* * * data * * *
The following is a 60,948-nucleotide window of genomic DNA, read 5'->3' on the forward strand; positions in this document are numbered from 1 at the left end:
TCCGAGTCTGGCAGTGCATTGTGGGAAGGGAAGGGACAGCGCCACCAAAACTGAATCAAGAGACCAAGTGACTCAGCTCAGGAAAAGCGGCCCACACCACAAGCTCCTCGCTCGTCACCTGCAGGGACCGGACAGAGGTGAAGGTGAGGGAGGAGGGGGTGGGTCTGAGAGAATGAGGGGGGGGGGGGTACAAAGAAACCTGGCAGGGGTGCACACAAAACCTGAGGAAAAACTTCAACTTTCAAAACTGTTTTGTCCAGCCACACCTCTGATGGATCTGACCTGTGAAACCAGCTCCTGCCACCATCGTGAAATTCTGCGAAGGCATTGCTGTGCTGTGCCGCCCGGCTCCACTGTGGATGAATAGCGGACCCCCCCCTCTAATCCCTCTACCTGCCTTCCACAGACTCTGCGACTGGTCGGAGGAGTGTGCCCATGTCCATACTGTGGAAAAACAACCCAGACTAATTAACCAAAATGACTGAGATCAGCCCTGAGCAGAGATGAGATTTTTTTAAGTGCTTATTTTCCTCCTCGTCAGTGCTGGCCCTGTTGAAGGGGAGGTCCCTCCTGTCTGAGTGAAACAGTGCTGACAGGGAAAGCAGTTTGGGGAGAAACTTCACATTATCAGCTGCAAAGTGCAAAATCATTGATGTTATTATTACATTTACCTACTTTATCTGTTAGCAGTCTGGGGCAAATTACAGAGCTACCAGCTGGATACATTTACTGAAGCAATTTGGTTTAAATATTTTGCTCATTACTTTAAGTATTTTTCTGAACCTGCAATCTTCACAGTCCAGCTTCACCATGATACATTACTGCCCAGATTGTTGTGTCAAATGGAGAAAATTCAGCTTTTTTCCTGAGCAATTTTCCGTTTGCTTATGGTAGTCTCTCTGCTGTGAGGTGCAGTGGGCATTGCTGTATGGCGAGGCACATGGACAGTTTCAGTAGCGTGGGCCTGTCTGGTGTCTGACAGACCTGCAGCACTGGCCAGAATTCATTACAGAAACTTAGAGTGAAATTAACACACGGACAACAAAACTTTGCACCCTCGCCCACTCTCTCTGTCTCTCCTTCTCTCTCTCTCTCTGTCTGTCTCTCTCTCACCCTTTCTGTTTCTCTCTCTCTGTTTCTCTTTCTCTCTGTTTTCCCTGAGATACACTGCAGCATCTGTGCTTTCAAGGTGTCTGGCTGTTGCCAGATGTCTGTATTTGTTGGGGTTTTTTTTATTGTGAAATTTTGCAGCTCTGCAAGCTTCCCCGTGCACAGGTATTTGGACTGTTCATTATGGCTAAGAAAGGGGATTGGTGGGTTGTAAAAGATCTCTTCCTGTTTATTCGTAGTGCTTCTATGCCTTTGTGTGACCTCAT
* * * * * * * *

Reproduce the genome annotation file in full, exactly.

The following is a 60,948-nucleotide window of genomic DNA, read 5'->3' on the forward strand; positions in this document are numbered from 1 at the left end:
TCCGAGTCTGGCAGTGCATTGTGGGAAGGGAAGGGACAGCGCCACCAAAACTGAATCAAGAGACCAAGTGACTCAGCTCAGGAAAAGCGGCCCACACCACAAGCTCCTCGCTCGTCACCTGCAGGGACCGGACAGAGGTGAAGGTGAGGGAGGAGGGGGTGGGTCTGAGAGAATGAGGGGGGGGGGGGTACAAAGAAACCTGGCAGGGGTGCACACAAAACCTGAGGAAAAACTTCAACTTTCAAAACTGTTTTGTCCAGCCACACCTCTGATGGATCTGACCTGTGAAACCAGCTCCTGCCACCATCGTGAAATTCTGCGAAGGCATTGCTGTGCTGTGCCGCCCGGCTCCACTGTGGATGAATAGCGGACCCCCCCCTCTAATCCCTCTACCTGCCTTCCACAGACTCTGCGACTGGTCGGAGGAGTGTGCCCATGTCCATACTGTGGAAAAACAACCCAGACTAATTAACCAAAATGACTGAGATCAGCCCTGAGCAGAGATGAGATTTTTTTAAGTGCTTATTTTCCTCCTCGTCAGTGCTGGCCCTGTTGAAGGGGAGGTCCCTCCTGTCTGAGTGAAACAGTGCTGACAGGGAAAGCAGTTTGGGGAGAAACTTCACATTATCAGCTGCAAAGTGCAAAATCATTGATGTTATTATTACATTTACCTACTTTATCTGTTAGCAGTCTGGGGCAAATTACAGAGCTACCAGCTGGATACATTTACTGAAGCAATTTGGTTTAAATATTTTGCTCATTACTTTAAGTATTTTTCTGAACCTGCAATCTTCACAGTCCAGCTTCACCATGATACATTACTGCCCAGATTGTTGTGTCAAATGGAGAAAATTCAGCTTTTTTCCTGAGCAATTTTCCGTTTGCTTATGGTAGTCTCTCTGCTGTGAGGTGCAGTGGGCATTGCTGTATGGCGAGGCACATGGACAGTTTCAGTAGCGTGGGCCTGTCTGGTGTCTGACAGACCTGCAGCACTGGCCAGAATTCATTACAGAAACTTAGAGTGAAATTAACACACGGACAACAAAACTTTGCACCCTCGCCCACTCTCTCTGTCTCTCCTTCTCTCTCTCTCTCTGTCTGTCTCTCTCTCACCCTTTCTGTTTCTCTCTCTCTGTTTCTCTTTCTCTCTGTTTTCCCTGAGATACACTGCAGCATCTGTGCTTTCAAGGTGTCTGGCTGTTGCCAGATGTCTGTATTTGTTGGGGTTTTTTTTATTGTGAAATTTTGCAGCTCTGCAAGCTTCCCCGTGCACAGGTATTTGGACTGTTCATTATGGCTAAGAAAGGGGATTGGTGGGTTGTAAAAGATCTCTTCCTGTTTATTCGTAGTGCTTCTATGCCTTTGTGTGACCTCAT